Gastroesophageal reflux disease, or “GERD,” is caused by the movement of stomach acid into the esophagus.  It can be painful, can impair quality of life, and cost a lot of money to manage. The prevalence of acid reflux symptoms is steadily rising throughout the industrialized world. An estimated 20–40% of Western adult populations report chronic heartburn or regurgitation symptoms. Over nine million primary care visits are attributed to GERD annually; it remains the most common gastroenterology-related outpatient diagnosis. GERD is associated with increased reports of restricted activity and missed work, imposing a financial burden for both healthcare systems and employers alike.

So, if you have GERD, you know it can be bad.

Although previous research evaluated GERD epidemiology in the general population and patient population, respectively, we did not know until recently whether GERD symptoms are any worse in people who seek care vs. those who just live with it but don’t seek care. Because care-seekers are a subset of the larger population, we might expect that patients have more frequent, severe, or bothersome symptoms than people in the general population.

Last year, our research group at Cedars-Sinai published a large U.S. survey to describe the prevalence and severity of GERD symptoms in a representative US general population sample versus a broad range of patients seeking GI sub-specialty care. We were surprised by the findings.  More than half of our sample from the general population reported having heartburn; this was higher than previous reports.  Moreover, when we measured the severity of the symptoms using so-called “PROMIS” scores we developed for the National Institutes of Health (NIH), we found no difference in symptom severity between those in the general population and those seeking care for GERD.  Care seekers tended to have a higher level of anxiety about their symptoms, but the symptoms themselves were of a similar severity level as those not seeking care but feeling the heartburn and regurgitation nonetheless.  If you want to measure your own GI PROMIS scores, you can do it on our app called “MyGiHealth.”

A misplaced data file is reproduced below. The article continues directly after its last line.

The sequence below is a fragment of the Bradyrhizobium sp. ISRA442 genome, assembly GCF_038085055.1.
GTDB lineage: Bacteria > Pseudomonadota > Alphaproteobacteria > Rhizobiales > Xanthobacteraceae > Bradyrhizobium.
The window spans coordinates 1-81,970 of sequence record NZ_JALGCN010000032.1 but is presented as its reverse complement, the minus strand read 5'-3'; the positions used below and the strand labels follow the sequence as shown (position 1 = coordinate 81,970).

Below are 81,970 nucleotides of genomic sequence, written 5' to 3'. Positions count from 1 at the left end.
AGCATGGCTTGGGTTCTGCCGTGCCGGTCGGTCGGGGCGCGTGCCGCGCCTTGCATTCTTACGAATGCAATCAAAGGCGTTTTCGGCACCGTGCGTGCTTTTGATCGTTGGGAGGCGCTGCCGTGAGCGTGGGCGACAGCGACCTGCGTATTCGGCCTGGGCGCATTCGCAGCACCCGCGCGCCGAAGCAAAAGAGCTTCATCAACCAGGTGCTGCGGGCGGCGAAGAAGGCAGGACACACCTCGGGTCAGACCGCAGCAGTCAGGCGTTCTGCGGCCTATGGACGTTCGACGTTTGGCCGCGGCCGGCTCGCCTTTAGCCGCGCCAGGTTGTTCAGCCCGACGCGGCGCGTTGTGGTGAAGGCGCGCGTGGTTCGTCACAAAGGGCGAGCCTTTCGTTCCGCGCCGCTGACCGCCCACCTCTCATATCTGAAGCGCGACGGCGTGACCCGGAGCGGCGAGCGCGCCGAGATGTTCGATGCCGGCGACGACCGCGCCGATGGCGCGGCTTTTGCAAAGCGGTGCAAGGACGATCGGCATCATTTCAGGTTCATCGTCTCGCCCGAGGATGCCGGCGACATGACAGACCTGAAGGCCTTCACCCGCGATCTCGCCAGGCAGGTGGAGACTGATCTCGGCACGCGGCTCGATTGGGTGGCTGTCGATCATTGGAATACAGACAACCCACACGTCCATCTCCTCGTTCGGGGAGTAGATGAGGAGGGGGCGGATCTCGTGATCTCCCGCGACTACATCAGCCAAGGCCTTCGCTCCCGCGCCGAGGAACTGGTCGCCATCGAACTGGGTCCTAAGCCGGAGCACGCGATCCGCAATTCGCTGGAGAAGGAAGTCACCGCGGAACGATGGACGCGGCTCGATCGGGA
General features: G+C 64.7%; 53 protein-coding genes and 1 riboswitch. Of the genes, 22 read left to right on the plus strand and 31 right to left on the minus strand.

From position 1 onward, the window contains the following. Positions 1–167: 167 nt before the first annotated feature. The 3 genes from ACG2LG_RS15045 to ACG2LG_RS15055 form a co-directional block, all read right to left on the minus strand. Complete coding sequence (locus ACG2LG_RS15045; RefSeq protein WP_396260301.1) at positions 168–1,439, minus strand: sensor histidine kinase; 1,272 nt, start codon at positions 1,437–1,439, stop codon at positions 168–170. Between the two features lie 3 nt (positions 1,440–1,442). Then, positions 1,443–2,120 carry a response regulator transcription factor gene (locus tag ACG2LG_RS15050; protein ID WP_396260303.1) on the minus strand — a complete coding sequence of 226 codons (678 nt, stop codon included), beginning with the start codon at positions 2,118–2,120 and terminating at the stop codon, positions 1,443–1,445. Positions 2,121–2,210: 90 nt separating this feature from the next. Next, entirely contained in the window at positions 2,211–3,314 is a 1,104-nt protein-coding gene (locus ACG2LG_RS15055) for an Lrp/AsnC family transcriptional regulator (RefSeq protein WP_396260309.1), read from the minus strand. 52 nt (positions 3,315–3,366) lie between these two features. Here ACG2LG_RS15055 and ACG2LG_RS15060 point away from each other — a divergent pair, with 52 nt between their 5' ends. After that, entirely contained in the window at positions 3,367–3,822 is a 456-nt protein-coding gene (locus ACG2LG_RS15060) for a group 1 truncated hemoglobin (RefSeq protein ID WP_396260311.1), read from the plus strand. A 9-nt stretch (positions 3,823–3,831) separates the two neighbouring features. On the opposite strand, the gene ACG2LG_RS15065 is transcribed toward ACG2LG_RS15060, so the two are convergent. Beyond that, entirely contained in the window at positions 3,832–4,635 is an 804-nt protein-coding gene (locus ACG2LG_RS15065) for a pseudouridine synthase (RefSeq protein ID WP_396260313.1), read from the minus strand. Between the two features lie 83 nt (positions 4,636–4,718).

So, whether you are seeking care for GERD or not, the symptoms can be serious and impair quality of life.  You should always seek an expert opinion if you experience alarming features, such as throwing up, passing blood in your stools, losing weight without trying, or having trouble swallowing.  Also, if over-the-counter remediates do not help after 14 days of trying, then you also should seek a expert’s opinion.

But who gets GERD in the first place?  What are the risk factors for getting this common condition. A new survey, published in the March 2015 edition of the American Journal of Gastroenterology, provides some interesting answers.  In an analysis of over 29,000 people in Norway, researchers looked for associations between demographic characteristics and developing GERD.  The authors found that new-onset GERD was associated with increasing age, being a woman, having lower education, getting heavier, and smoking tobacco.  This is important, because although we cannot get any younger, we can lose weight and quit smoking.  There are many reasons to do both, but now another reason is that these behavior modifications will reduce GERD or even prevent you from getting it in the first place.

So, if you’ve got GERD and you smoke, then here’s another reason to quit.  By the way, watch the weight gain after quitting, because the new survey shows that it will reverse the benefits of quitting in the first place.

drhlSpiegel-Brennan-MD

 

– Commentary by Dr. Brennan Spiegel  

Click here to read the full article that inspired Dr. Spiegel’s expert opinion : Risk Factors on the Development of New-Onset Gastroesophageal Reflux Symptoms. A Population-Based Prospective Cohort Study: The HUNT Study

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